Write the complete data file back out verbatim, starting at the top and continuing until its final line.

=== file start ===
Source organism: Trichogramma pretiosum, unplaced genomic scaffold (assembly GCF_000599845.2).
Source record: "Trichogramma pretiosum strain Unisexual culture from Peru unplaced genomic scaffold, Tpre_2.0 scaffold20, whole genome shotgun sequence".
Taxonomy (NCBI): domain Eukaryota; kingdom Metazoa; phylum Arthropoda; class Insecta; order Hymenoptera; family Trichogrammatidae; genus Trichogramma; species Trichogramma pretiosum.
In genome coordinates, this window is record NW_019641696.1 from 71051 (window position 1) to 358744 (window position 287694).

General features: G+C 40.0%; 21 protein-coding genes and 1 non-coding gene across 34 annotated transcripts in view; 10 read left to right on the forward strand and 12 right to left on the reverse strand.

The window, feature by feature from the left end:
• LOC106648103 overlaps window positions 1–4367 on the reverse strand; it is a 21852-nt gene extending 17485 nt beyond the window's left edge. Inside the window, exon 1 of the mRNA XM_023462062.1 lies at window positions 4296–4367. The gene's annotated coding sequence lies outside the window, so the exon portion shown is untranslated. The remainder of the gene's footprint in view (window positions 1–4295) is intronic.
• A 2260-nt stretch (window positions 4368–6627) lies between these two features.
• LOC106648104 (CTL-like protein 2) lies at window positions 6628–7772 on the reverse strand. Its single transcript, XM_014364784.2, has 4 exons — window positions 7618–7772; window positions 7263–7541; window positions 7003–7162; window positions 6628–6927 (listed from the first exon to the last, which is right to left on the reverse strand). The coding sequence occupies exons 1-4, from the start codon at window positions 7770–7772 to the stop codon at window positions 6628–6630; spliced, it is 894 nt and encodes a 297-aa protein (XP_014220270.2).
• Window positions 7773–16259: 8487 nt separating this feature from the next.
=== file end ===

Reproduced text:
Source organism: Trichogramma pretiosum, unplaced genomic scaffold (assembly GCF_000599845.2).
Source record: "Trichogramma pretiosum strain Unisexual culture from Peru unplaced genomic scaffold, Tpre_2.0 scaffold20, whole genome shotgun sequence".
Taxonomy (NCBI): domain Eukaryota; kingdom Metazoa; phylum Arthropoda; class Insecta; order Hymenoptera; family Trichogrammatidae; genus Trichogramma; species Trichogramma pretiosum.
In genome coordinates, this window is record NW_019641696.1 from 71051 (window position 1) to 358744 (window position 287694).

General features: G+C 40.0%; 21 protein-coding genes and 1 non-coding gene across 34 annotated transcripts in view; 10 read left to right on the forward strand and 12 right to left on the reverse strand.

The window, feature by feature from the left end:
• LOC106648103 overlaps window positions 1–4367 on the reverse strand; it is a 21852-nt gene extending 17485 nt beyond the window's left edge. Inside the window, exon 1 of the mRNA XM_023462062.1 lies at window positions 4296–4367. The gene's annotated coding sequence lies outside the window, so the exon portion shown is untranslated. The remainder of the gene's footprint in view (window positions 1–4295) is intronic.
• A 2260-nt stretch (window positions 4368–6627) lies between these two features.
• LOC106648104 (CTL-like protein 2) lies at window positions 6628–7772 on the reverse strand. Its single transcript, XM_014364784.2, has 4 exons — window positions 7618–7772; window positions 7263–7541; window positions 7003–7162; window positions 6628–6927 (listed from the first exon to the last, which is right to left on the reverse strand). The coding sequence occupies exons 1-4, from the start codon at window positions 7770–7772 to the stop codon at window positions 6628–6630; spliced, it is 894 nt and encodes a 297-aa protein (XP_014220270.2).
• Window positions 7773–16259: 8487 nt separating this feature from the next.